Robotics


This is a really nice example of the virtual and physical worlds merging. The bots are made from 22 pieces and are controlled from an external computer. But the real question is, are they robots?

Typically when we think about a robot we automatically assume that it is self contained to some extent. It has some means of locomotion – wheels, legs, or tracks, a source of power, some sensors, and a brain to control it all. But what about robots where the intelligence isn’t ‘on-board’? Are they still ‘robots’? If the answer is no, then how would you classify them?

Virtual soccer bots – Link

12 thoughts on “Soccer bots combine both worlds

  1. Of course they are still robots!

    Don’t try to foist your archaic ‘processing-unit-has-to-be-contained-within-the-body’ views upon us now that we finally have communication links fast and small enough to remotely control multiple units at once. :)

    I suppose each bot *could* also be thought of as sort of limb for a single robot but that really depends on whether you class the computer/software controlling them as a single brain or multiple brains each existing in a different thread or timeslice on the CPU.

    It makes sense to me to centrally control smaller bots due to processing constraints and easier integration of multiple information sources.

  2. The problem here is that “robot” may be defined a few different ways, here are three that come to mind:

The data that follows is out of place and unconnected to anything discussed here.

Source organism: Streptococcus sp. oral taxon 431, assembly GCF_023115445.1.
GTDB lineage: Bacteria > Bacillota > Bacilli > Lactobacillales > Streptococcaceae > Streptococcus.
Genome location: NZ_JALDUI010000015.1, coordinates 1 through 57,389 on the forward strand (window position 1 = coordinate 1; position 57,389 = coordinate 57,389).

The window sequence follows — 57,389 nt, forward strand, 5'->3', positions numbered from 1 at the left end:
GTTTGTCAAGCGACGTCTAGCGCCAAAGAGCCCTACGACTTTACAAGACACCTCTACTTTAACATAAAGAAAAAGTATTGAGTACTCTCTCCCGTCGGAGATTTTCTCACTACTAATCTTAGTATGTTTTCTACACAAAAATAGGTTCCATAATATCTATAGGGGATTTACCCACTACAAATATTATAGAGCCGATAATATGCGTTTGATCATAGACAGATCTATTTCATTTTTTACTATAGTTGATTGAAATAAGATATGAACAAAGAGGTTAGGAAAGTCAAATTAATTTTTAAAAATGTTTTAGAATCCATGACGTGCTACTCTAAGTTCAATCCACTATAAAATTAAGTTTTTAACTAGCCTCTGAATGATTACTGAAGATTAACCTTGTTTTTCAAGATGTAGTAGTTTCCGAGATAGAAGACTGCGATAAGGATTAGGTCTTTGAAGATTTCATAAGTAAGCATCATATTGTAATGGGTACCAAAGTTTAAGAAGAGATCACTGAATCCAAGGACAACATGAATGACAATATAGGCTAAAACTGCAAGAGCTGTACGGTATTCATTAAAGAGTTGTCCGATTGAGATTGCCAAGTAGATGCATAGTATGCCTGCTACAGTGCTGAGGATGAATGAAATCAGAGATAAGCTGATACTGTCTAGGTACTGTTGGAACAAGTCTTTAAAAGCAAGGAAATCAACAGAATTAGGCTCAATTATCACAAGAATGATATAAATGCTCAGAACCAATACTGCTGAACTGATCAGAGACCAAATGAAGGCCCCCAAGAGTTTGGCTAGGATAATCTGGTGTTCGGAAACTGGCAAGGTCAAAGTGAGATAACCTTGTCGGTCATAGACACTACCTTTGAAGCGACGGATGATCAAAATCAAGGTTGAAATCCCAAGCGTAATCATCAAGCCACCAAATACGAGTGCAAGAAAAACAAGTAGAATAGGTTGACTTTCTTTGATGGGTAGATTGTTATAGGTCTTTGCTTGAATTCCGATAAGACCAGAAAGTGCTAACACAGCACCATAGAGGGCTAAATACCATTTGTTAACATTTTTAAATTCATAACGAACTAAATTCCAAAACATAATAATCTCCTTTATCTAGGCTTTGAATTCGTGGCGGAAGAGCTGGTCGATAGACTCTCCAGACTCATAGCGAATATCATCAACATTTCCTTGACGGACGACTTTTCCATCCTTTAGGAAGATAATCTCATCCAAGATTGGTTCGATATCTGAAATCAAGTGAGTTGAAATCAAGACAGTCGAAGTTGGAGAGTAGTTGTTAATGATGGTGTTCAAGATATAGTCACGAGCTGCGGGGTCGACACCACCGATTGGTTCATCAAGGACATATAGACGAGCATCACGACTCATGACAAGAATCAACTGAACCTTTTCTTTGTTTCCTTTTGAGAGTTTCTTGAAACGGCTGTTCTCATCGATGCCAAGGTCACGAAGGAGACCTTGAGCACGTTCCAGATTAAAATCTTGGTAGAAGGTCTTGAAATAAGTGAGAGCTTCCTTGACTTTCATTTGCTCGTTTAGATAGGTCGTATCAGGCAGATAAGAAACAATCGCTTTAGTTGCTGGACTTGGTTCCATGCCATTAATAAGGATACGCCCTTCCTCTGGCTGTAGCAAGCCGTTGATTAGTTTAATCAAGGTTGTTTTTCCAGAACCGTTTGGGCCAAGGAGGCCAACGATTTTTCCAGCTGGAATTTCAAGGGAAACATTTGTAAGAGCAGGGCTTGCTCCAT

(1) A bomb disposal team will use a “robot” to inspect, disable, or transport a suspicious package to determine what it is, and render it safe. These are usually controlled remotely by humans. In this case “robot” is simply a complex tool. It may appear to be moving autonomously, but it isn’t. Many “battle bots” fit into this category, controlled with standard RC systems.

    (2) A more common definition is a device that carries out a task autonomously, without user intervention, such as assembly line robots, sumo bots, etc.

    (3) Other robots may have no physical parts (software web bots, like spiders, etc.)

    The Soccer bot(s) here seem to span them all. There is a software component(3) operating autonomously, that is controlling mechanical components remotely(1), to create an autonomous system that works in the physical realm(2). (A robot made of a software bot controlling remote control robots)

    So yes, I consider it/them (a) robot(s).

  3. @ash

    I was thinking something similar to you your “limb” theory. Even if these individual bots are not robots (which I think they are) they would still be part of the bigger robot, just remote “parts”

  4. If one program controls all of them, then call them drones.

    I had a long post describing differences between drones, robots etc, bot it was eaten by your captcha system… :/

  5. If we’ve learned something from starcraft, is that alien species (aka zerg) may have a collective sentience (i.e overmind and cerebrates.
    So, if Zergs can do that and still be called living beigns, robots should also be able to ;-)

    Also, they are just as any other normal robot… they have sensors (to get the commands wireless) they do have a processing unit (that processes the wireless signal), actuators, etc..
    They just are commanded by a more “intelligent”, actuatorless robot.

    Or the other way to see it, is that they are part of a bigger robot, just as the limb thing Ash was talking about.

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